Please bring a list of all medications you are giving and of diets you are feeding your pet. If easier, you may bring the medications themselves.

Allergy testing is performed to determine which environmental allergens are causing reactions in an individual pet. The “gold standard” for allergy testing is intradermal testing. When performing intradermal allergy testing, animals are sedated, a patch of hair is clipped and numerous allergens are injected in rows into the surface layers of the skin. Positive results become apparent when there is redness or swelling at the site of a particular allergen. Results are typically observed and recorded 15 to 30 minutes after the injections are completed. When necessary, a blood allergy test may be performed in addition or instead of the intradermal test in order to provide additional information.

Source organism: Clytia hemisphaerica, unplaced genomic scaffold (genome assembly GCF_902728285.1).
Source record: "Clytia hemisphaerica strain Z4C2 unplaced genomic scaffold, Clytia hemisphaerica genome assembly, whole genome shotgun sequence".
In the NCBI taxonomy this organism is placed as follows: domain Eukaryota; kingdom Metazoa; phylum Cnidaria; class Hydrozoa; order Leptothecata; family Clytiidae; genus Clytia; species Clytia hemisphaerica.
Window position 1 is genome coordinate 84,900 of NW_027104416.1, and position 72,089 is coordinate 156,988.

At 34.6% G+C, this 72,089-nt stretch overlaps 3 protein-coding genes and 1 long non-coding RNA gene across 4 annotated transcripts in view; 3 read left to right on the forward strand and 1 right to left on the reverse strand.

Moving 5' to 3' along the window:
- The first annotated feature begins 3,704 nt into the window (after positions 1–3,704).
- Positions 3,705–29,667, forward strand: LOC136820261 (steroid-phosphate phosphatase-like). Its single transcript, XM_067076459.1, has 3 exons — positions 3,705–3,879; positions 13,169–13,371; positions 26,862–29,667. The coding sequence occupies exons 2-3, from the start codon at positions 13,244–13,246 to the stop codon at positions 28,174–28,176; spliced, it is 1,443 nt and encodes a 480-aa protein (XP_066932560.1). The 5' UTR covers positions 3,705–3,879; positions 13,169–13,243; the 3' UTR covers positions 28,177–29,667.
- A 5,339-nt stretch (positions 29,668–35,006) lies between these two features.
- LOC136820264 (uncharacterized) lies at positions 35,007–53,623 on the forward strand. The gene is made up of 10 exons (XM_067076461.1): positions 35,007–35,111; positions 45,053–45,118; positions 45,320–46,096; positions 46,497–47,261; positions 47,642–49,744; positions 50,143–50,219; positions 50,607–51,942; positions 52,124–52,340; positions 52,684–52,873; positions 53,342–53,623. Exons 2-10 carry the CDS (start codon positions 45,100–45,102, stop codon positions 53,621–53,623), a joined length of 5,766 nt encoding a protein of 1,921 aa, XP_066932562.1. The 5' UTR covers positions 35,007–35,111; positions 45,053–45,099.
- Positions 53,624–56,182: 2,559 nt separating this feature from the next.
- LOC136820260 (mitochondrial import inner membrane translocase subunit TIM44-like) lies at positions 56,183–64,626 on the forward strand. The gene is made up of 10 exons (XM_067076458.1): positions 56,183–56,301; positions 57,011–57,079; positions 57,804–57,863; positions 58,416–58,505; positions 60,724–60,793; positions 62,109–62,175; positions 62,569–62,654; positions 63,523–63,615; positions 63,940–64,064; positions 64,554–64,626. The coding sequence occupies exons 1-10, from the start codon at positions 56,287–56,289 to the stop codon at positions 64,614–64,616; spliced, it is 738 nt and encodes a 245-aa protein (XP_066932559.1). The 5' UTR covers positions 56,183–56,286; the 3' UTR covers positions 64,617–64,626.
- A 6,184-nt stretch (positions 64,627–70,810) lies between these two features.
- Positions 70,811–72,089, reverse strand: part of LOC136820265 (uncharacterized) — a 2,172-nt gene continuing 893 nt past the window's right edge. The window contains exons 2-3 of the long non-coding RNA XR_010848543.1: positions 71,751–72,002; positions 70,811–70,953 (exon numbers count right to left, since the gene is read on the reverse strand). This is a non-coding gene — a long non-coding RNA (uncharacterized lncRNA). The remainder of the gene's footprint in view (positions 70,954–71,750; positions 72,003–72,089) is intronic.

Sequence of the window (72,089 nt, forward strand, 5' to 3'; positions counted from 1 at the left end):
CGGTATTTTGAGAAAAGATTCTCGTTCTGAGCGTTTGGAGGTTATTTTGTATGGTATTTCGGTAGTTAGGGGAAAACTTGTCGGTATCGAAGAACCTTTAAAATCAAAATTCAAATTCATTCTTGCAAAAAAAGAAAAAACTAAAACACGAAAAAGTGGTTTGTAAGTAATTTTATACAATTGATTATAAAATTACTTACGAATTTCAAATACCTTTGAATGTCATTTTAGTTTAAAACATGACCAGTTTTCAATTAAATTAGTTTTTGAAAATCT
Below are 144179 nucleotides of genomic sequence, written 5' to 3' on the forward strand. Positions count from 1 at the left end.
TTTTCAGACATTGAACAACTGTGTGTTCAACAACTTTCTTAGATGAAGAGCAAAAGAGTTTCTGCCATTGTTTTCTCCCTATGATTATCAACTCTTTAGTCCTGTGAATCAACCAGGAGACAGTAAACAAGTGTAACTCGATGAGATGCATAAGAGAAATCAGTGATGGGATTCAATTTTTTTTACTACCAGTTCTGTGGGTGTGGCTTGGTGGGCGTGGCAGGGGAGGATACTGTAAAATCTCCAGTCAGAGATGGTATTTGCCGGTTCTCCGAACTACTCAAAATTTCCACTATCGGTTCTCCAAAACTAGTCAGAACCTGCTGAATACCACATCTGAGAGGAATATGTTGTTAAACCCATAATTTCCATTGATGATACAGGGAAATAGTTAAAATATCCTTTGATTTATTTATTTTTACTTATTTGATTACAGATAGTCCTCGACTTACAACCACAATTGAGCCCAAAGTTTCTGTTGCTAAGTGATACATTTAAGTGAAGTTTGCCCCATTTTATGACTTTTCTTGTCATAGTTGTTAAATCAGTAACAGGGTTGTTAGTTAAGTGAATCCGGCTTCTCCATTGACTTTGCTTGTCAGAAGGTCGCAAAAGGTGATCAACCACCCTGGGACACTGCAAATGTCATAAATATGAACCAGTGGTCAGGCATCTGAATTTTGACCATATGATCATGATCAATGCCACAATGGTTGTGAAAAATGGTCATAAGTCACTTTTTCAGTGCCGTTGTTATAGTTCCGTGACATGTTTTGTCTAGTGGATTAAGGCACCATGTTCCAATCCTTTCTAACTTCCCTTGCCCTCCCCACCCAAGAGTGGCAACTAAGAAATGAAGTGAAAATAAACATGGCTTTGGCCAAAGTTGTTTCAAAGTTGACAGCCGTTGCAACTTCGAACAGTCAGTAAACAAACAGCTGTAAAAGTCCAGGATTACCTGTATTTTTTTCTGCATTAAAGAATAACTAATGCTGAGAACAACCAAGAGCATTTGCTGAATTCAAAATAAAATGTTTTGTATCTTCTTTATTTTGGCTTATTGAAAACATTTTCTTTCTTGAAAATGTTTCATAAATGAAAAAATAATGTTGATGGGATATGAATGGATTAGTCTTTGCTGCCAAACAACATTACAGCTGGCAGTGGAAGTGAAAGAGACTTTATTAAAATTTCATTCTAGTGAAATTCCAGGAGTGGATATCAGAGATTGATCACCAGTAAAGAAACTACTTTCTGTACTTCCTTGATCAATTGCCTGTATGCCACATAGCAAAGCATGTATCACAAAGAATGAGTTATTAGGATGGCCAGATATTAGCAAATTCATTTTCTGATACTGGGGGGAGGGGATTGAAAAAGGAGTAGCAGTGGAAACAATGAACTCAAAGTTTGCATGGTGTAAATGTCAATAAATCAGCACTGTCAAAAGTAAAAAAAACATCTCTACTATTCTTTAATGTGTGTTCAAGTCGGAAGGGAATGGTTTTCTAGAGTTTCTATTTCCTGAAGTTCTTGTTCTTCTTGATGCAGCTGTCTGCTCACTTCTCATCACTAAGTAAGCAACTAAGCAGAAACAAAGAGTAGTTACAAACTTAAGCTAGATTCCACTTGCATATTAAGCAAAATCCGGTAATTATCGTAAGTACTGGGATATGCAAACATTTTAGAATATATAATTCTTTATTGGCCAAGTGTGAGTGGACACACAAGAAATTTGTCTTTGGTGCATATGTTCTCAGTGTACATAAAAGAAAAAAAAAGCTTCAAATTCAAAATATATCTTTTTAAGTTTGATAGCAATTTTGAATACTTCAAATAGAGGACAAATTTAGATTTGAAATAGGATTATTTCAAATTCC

The purpose of allergy testing is to provide a list of relevant allergens for a pet that is then used to formulate immunotherapy (an allergy vaccine). This immunotherapy is then administered over time at home to try to de-sensitize the pet to his/her allergy triggers. For more information on allergy testing click here.

Some medications interfere with intradermal allergy testing making results either inapparent or not as strong as they would be. Medications that may interfere include:

  • Antihistamines (Benadyrl, Zyrtec, Chlorpheniramine, Claritin)
  • Cortisone (prednisone, DepoMedrol injections, Vetalog, Kenalog, topical cortisone sprays)
  • SOME topical ear and eye medications

Medications that do NOT interfere include:

  • Apoquel
  • Cytopoint
  • Atopica (cyclosporine)
  • Antibiotics
  • Antifungals

Absolutely. Our doctors can often find alternative methods to keep your pet comfortable while also allowing them to discontinue medications that interfere with allergy testing or other recommended procedures. This can often prevent your pet from being miserable while waiting to be tested.

There is no useful blood or skin test for food allergy. However, with proper guidance and recommendations, food allergy can be accurately diagnosed. It is important to do this under the guidance and supervision of a veterinary dermatologist in order to avoid common pitfalls and misdirection. For more information on food allergy click here.